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WWI cen­te­nary brought us to­gether to pay our re­spects

The West Australian - - OPINION -

he of­fi­cial Aus­tralian his­to­rian of World War I, Charles Bean, an elo­quent writer as well as a foren­sic re­searcher, summed up the Dig­gers’ story thus: “What­ever of glory it con­tains noth­ing now can lessen. It rises, as it will al­ways rise, above the mists of ages, a mon­u­ment to great-hearted men; and, for their na­tion, a pos­ses­sion for ever.”

The war was a defin­ing mo­ment for Aus­tralia, still a young na­tion when it sent men off to bat­tles on the rocky hills of Gal­lipoli, sands of the Mid­dle East and the bleak muddy trenches that criss-crossed west­ern Eu­rope.

The men, ini­tially un­tried and untested vol­un­teers, quickly re­vealed stores of de­ter­mi­na­tion, val­our and loy­alty which be­came known as the An­zac spirit.

It is a spirit which has not only been handed down by Aus­tralian ser­vice­men and women ever since, but is now held up as a na­tional char­ac­ter­is­tic to which we at­tach great sig­nif­i­cance.

It is how we like to see our­selves.

For four years, this news­pa­per has com­mem­o­rated the cen­te­nary of that ter­ri­ble con­flict. To­mor­row that pe­riod comes to an end with the cen­te­nary of the armistice that brought a halt to the fight­ing.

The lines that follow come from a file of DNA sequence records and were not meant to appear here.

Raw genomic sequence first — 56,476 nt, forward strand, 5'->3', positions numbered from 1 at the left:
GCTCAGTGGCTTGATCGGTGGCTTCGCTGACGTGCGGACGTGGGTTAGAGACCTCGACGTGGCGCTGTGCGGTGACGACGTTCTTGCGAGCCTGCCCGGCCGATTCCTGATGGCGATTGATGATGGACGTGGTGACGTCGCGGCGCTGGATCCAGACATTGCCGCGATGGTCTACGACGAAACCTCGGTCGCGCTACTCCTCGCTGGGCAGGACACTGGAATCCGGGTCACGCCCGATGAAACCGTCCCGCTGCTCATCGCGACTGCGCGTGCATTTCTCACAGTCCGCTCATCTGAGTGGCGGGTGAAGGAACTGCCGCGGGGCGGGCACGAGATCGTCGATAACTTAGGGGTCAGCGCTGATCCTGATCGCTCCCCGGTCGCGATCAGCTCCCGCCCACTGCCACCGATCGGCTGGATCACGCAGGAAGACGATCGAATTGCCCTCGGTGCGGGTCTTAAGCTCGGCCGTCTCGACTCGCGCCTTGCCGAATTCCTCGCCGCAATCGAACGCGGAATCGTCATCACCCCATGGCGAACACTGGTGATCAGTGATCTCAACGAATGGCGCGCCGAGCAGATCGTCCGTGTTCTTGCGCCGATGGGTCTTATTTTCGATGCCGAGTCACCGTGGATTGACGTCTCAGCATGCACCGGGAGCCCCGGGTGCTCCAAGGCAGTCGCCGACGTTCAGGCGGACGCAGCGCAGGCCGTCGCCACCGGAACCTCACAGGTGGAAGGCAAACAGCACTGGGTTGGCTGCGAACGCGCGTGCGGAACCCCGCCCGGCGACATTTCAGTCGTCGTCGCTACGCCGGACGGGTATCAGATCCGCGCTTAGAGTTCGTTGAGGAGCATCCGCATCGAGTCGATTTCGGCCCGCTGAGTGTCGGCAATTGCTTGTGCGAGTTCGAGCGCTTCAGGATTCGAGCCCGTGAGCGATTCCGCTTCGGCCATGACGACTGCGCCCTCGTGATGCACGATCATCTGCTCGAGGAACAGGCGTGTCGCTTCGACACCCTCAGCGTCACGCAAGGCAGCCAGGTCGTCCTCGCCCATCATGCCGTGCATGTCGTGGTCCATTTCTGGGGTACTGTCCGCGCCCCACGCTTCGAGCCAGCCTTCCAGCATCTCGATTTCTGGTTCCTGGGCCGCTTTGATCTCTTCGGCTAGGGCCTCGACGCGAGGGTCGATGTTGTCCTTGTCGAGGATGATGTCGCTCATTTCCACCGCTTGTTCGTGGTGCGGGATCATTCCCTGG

At a time when too of­ten we fo­cus on what di­vides us, pay­ing our re­spects to the deeds of the An­zacs brought us to­gether as a na­tion. Com­mu­ni­ties united. Towns, res­i­dents’ groups, schools and fam­i­lies re­flected on the An­zac legacy, work­ing to­gether to spruce up memo­ri­als, up­grade hon­our boards and re­search long-for­got­ten fam­ily his­to­ries.

The com­mem­o­ra­tion and re­flec­tion in­tro­duced new gen­er­a­tions of Aus­tralians to the An­zac story. That in­ter­est must now turn to our in­volve­ment in other con­flicts down the ages to en­sure on­go­ing re­spect for all who serve this coun­try in uni­form. As the Re­turned and Ser­vices League re­minds us, the price of lib­erty is eter­nal vig­i­lance.

Lest we for­get. Signed Al­ston prints are avail­able, framed or un­framed, from or by phon­ing 9482 2378.

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